June 11 Saturday Sweden Stockholm
OK so Stockholm didn’t get totally dark, after all. I was just looking out the window from a bright room and it seemed dark. As soon as I stepped foot outside, however, I saw it for what it was… the sun had definitely passed the horizon & it was darker than Reykjavik, but still not a star to be seen.
I’d put a mask over my eyes… it was handed out way back on my Air New Zealand flight in 2009 and I’ve kept it ever since. I mostly did it not because of the light coming in from the portholes, but because I was the first of three roommates to return and as it was about 2am: I knew that the other two would be coming back late and drunk. So the lights were sure to come on… and the mask offered at least one small distraction.
While I woke up briefly when they returned, it was only for a moment as my body quickly tuned out the racket and returned to slumber. While I tossed and turned a bit over the night, I eventually rose at 11:30 am… a very long slumber. My two roommates were already up and gone. As I ventured about the boat: I couldn’t quite discern whether I was just slow to wake up or if my balance was thrown off by the movement of the boat… I’m guessing the latter, as I seemed pretty sure-footed upon disembarking.
I visited the palace and a couple museums, but Stockholm’s hours got the best of me as things start closing at 3pm, 4pm, and 5pm. First: I definitely recommend the Stockholm Card… it’s quite nice being able to walk into places for free now. I stop in and see everything simply because I can, though overall this day didn’t bring too much of spectacular interest.
The palace was OK, but I’ve seen better… really, after seeing the Hermitage in St. Petersburg: I’m not entirely sure there’s much else that can stand up to comparison – except maybe Versailles – but I haven’t been there yet to say for sure. So I think I’m now somewhat disillusioned with other European palaces, though I’d still certainly say it’s a must-visit destination in Stockholm. You pretty much can’t go to a European capital and not see it’s palace; that’s just not right.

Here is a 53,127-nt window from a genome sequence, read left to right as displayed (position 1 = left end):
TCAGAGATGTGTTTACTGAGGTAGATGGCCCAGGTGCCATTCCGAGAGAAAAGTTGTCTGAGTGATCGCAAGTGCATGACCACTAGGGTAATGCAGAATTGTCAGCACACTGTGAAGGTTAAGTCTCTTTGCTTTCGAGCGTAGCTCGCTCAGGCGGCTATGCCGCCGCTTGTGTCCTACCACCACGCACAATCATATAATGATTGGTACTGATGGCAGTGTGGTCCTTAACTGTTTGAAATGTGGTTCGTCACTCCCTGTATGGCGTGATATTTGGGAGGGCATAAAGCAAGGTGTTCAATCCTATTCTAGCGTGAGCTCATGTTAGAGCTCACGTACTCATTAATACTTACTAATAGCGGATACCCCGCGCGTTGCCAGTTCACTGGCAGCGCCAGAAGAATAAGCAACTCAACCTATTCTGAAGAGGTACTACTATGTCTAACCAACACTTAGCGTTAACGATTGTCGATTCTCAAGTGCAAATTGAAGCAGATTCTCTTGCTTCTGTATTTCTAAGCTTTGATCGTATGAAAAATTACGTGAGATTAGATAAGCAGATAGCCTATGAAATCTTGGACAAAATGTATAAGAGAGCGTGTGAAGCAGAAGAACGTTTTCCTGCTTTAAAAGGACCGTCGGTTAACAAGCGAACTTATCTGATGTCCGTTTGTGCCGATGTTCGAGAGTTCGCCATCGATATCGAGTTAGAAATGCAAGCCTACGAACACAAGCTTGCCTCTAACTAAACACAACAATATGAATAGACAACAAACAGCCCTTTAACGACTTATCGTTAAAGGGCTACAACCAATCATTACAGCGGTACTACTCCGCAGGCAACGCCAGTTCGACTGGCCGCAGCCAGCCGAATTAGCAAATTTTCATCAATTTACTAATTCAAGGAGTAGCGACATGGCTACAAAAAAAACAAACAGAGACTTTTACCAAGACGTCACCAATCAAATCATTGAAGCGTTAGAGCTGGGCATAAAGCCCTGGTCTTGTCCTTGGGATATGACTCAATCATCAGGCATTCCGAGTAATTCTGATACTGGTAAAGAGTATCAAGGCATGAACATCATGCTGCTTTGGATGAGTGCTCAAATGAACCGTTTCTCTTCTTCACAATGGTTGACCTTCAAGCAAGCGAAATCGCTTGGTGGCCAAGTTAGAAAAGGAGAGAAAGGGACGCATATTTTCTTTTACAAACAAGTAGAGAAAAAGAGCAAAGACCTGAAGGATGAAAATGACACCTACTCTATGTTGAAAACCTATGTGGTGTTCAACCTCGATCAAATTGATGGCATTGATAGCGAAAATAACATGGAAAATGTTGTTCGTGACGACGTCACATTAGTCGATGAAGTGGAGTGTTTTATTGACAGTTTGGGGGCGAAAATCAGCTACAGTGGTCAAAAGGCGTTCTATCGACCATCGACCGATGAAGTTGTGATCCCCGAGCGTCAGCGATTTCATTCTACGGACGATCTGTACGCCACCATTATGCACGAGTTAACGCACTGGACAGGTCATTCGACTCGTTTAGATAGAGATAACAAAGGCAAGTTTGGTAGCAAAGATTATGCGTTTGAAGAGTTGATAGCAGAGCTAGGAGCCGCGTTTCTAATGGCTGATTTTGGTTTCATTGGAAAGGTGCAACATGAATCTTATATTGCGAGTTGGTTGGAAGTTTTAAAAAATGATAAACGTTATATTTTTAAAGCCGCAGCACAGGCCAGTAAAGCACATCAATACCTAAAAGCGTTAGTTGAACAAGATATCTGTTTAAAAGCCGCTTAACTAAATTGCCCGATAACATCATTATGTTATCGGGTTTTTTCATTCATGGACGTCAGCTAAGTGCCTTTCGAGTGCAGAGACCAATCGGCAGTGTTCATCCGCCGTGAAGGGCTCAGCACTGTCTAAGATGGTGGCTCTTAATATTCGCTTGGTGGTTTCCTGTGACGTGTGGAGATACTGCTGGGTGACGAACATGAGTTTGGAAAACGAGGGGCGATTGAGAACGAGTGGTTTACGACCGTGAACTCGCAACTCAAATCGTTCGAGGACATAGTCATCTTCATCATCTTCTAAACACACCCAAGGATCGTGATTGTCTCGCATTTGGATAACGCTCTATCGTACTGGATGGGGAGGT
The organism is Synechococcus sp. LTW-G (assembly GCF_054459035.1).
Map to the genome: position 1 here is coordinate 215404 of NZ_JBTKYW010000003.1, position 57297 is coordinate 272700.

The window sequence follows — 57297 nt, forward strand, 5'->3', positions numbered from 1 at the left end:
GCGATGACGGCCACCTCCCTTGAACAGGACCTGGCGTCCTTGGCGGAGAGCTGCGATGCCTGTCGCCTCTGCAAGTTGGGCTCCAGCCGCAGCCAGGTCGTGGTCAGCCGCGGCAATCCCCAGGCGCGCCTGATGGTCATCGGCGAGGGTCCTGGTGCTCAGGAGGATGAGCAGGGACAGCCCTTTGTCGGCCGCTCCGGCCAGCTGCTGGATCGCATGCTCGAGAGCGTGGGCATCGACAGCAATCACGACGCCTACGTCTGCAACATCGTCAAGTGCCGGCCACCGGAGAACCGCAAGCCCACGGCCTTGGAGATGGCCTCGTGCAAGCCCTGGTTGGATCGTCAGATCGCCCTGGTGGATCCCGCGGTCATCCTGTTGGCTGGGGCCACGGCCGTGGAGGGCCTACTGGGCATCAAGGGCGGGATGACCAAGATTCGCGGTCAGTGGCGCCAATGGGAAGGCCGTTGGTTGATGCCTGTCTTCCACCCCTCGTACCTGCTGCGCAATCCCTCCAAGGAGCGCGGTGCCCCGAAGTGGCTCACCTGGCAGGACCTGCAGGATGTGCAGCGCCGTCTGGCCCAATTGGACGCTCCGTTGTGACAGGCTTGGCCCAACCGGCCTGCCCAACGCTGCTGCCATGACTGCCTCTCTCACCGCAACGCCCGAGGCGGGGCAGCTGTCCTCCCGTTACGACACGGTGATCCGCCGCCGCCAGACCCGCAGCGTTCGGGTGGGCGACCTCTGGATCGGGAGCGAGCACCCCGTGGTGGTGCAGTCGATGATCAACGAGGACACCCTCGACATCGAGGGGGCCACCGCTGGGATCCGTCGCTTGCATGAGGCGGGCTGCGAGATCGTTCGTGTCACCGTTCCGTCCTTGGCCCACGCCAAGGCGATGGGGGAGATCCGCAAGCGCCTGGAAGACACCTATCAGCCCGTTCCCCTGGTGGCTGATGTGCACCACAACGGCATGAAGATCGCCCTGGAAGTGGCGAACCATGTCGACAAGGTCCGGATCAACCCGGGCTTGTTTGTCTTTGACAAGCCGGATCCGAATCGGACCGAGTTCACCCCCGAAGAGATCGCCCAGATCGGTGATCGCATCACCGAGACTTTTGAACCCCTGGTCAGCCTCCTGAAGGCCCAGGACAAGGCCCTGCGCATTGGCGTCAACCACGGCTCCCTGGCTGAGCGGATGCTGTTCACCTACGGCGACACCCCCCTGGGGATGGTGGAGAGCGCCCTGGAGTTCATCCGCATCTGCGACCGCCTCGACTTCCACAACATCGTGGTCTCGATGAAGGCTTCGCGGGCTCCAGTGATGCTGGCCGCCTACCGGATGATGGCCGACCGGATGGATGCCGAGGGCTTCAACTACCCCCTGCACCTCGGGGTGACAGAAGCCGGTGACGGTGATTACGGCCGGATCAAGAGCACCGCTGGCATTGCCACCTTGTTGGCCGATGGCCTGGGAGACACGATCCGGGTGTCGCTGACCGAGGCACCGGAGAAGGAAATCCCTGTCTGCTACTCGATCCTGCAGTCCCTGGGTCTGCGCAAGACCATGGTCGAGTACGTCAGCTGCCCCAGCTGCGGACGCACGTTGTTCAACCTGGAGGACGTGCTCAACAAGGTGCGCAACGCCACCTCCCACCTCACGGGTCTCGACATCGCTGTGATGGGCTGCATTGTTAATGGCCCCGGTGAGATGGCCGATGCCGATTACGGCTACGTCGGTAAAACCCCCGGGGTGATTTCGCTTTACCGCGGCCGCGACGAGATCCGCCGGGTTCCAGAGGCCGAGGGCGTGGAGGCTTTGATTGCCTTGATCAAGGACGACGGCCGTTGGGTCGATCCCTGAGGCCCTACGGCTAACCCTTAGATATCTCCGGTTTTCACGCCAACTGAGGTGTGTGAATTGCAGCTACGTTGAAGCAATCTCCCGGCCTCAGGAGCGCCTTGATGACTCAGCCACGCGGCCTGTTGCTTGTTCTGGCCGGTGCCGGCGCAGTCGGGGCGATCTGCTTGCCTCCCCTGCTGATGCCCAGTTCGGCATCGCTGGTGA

The Treasury Museum was extremely disappointing… even with the Stockholm Card I wouldn’t recommend it, despite being seconds away from the main palace tour. It was two rooms… I actually went back & forth a few times just to make sure I wasn’t missing a door in the darkness. While I’m still not convinced there wasn’t more, I keep recalling that headed into vault there was a large iron strongbox (a chest) bearing a sign that it (the chest) held all of the items on display. There are really wasn’t much of interest. I wanted gems… while I had been a bit let down by Vienna in that I expected more out of the center of the Habsburgs – you know, the people who spawned pretty much every monarchy in Europe – one thing I was pleased by was their treasury: the Habsburgs did a good job at looting the world well enough to present such a great museum. The Swedes, however, did a good job on the raiding but apparently didn’t pick the best targets for looting.
The Mint Museum was OK… I’d say it’d be of interest to the numismatics out there (of which I’m slightly inclined toward), but once again I had a stellar experience in a past trip which is tough to beat: the mint museum in Hall-in-Tirol, Austria. While Hall-in-Tirol is a small town, its claim to history is home of the first Thaler, which if you read that aloud you’ll realize is actually what led to the name of our own Dollar. Those Thalers… they were kind of a big thing; and the museum did them justice. Stockholm’s museum had some neat pieces, but I really didn’t find myself reading many signs… none of them seemed to offer much interesting history; really just straight-up facts. Bah, facts. I'm American: we don't need facts; we crave entertainment!
After that was the National Museum. The first floor had an exhibit on Swedish furniture design. That may not sound interesting at first, but keep in mind that this is Sweden and think of why you ever even think of Sweden to begin with. But it wasn’t that interesting… potentially reinforcing your first thought when I mentioned an exhibit on furniture design. So here I am in the land of furniture – I’m using some right now, actually – and I’m bored by this exhibit. Now for comparison, I can be pretty darn entertained on a walk through an IKEA. I was really hoping there would actually be an IKEA downtown just so I could walk around it… it’d be like touring Willy Wonka’s Chocolate Factory instead of just the gas stations selling the chocolate bars. But there is no downtown IKEA. This saddens me and greatly affects all I had believed about Sweden.